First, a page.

“Baby Johann needed to be operated on before he turned 2 years old,” Japo said, adding that Johann was only four months old when they met. “I thought, I have 4,000 friends on Facebook so I’d ask each of them to share.”
Broadcast channel TV5 also heard of the campaign and did a feature story on Baby Johann. “More people volunteered to help because of this,”
she said. “Biking communities in different areas took the initiative to collect the donations and I just met up with them.”
The first two weeks brought Japo all over Metro Manila. She later received messages from biking communities in Cavite, Tarlac, Pampanga and eventually in Isabela.
There was also a trip down south, in Legazpi City, which is around 480 kms from Cavite, said Japo.
“No one gave P10, mostly P100. The largest I got from a single donation was P30,000, from a biker who is also a bike shop owner,” she added.
All those hours on her bike took a toll on her body. Japo lost a lot of weight. “My shorts all became too loose. Although I took vitamins, I once suffered from fever. There were times when I’d sleep for only three hours and then ride again. I rode, rain or shine. I thought that if I’d rest, I’d lose a couple of pesos for Johann. I also had to adjust to people’s schedules. I was really thankful because they were all so
considerate,” she said.
Her fiancé Marco and their friends provided “car support” all the way to Isabela.
“They were a big help, especially in carrying my bag,” she said. “I had to bring a week’s worth of clothes and supplies, as well as trail food.”
Japo no longer had car support going down to Bicol, “because they were also busy with work,” she explained. “But I was never alone. I had different bike groups accompanying me from one point to another. It was an awesome experience! It was bayanihan at its best.”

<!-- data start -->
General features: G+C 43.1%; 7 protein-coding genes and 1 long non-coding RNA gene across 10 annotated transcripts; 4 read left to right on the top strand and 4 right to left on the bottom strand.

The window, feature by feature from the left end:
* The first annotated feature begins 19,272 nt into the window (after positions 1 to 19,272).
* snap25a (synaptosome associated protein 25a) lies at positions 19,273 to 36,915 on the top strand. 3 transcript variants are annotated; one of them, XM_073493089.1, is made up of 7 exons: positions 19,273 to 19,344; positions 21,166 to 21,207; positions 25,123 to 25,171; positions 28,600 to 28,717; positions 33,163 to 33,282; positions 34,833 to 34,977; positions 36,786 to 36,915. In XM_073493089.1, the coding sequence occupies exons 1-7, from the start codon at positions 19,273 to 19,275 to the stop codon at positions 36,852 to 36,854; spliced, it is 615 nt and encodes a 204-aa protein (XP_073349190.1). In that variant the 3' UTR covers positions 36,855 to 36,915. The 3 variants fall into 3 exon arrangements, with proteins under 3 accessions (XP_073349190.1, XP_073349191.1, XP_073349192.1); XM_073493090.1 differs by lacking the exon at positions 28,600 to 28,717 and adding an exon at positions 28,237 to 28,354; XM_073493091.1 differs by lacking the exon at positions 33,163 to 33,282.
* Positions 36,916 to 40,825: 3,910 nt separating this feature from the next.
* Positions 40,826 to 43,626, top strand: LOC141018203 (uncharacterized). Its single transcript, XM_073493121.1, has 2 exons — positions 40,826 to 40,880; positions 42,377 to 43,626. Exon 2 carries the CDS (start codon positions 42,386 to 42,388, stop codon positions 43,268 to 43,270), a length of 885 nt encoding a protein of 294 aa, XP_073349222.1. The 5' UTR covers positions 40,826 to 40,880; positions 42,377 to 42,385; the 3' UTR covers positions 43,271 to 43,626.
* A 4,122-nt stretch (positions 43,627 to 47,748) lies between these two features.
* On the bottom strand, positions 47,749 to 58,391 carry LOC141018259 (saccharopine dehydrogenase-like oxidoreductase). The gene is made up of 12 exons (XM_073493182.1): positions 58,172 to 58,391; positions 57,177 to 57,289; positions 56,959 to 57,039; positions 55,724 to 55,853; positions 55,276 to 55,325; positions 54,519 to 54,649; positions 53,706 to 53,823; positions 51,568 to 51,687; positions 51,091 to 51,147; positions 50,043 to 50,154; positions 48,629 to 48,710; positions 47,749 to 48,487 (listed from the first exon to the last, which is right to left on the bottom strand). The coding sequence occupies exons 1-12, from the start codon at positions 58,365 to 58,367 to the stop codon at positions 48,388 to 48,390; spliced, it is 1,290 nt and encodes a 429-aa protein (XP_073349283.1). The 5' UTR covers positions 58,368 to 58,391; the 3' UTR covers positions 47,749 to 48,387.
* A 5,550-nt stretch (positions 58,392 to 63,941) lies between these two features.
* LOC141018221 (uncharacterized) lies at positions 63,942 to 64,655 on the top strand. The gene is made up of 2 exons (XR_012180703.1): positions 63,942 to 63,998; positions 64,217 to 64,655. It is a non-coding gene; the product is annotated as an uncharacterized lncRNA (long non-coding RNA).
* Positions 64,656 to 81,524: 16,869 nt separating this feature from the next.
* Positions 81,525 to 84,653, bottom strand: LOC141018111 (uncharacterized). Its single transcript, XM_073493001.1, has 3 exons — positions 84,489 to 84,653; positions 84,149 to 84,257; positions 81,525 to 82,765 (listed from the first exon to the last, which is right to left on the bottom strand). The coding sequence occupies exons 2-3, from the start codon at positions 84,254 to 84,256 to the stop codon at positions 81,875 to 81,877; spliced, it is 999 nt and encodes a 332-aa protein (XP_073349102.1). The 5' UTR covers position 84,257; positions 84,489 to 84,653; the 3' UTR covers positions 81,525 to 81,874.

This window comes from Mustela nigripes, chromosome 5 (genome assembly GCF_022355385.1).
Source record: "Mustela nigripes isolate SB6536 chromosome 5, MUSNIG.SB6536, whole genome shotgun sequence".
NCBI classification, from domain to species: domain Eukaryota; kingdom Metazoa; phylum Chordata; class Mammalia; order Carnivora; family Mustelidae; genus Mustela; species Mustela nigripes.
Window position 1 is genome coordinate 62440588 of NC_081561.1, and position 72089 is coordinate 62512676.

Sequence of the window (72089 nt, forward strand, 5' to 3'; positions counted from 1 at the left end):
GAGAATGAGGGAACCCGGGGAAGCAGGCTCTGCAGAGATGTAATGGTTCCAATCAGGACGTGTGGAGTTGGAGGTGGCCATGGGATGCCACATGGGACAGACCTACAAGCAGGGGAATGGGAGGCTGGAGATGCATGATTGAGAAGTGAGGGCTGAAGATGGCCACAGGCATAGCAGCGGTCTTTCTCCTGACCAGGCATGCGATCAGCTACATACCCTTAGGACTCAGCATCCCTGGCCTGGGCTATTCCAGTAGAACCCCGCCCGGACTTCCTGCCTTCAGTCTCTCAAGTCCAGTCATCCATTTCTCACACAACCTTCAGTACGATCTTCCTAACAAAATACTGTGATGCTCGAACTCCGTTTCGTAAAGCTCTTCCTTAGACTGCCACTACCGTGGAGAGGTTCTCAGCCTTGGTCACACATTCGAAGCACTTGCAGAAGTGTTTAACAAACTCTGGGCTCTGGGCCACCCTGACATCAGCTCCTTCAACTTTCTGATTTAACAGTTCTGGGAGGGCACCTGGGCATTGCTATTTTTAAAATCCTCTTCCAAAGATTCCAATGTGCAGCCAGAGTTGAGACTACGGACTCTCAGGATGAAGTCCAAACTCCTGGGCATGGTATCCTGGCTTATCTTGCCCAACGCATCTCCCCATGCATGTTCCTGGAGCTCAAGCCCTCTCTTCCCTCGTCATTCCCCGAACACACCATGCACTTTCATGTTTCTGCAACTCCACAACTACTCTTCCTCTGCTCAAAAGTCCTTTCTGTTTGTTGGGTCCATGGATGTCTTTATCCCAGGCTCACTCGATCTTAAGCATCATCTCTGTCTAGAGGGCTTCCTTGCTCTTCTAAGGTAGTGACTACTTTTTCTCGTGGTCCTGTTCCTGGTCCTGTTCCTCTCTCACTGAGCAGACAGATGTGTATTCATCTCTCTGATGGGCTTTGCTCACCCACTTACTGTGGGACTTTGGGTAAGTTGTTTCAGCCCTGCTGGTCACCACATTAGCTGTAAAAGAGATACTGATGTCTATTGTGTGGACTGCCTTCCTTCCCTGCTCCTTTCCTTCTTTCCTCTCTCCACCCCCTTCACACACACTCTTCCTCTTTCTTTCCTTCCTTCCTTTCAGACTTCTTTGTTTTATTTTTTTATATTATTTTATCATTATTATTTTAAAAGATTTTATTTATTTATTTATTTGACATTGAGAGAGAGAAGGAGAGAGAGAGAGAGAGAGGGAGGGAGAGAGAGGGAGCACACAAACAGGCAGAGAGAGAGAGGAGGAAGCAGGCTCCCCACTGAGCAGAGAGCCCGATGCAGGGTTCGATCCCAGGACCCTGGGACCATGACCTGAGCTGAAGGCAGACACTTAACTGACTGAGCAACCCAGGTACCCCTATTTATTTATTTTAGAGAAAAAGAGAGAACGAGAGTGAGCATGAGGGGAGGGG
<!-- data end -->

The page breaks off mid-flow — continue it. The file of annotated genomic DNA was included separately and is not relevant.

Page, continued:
Throughout the whole experience, Japo would post entries on her online journal, which was enthusiastically followed by all those involved in the campaign. “We have already scheduled Johann’s operation; his blood had already been tested. Everybody was so excited until the saddest thing happened… Baby Johann passed away two weeks later.”
Japo took the news of Johann’s death the hard way. “I was on my way back [from Bicol] when I heard the news. I couldn’t move for a whole two hours. I grieved as if I was his mom. It was a very emotional moment. I stayed in bed and rested for 35 hours.”
Although their efforts failed to save Johann, Japo said the collective endeavor was not wasted.
She said a group of bikers in Tarlac started raising funds for children in their community, “not just for those who are sick but also for different youth-related projects.”
Japo is regularly seen in the ABS-CBN drama series “The Greatest Love.” She was part of the indie films “Ang Manananggal sa Unit 23-B” and “Purgatoryo,” which were both finalists at the 2016 QCinema International Film Festival. Two of her TV ads—for a brand of menthol candy and a dishwashing soap—are currently airing.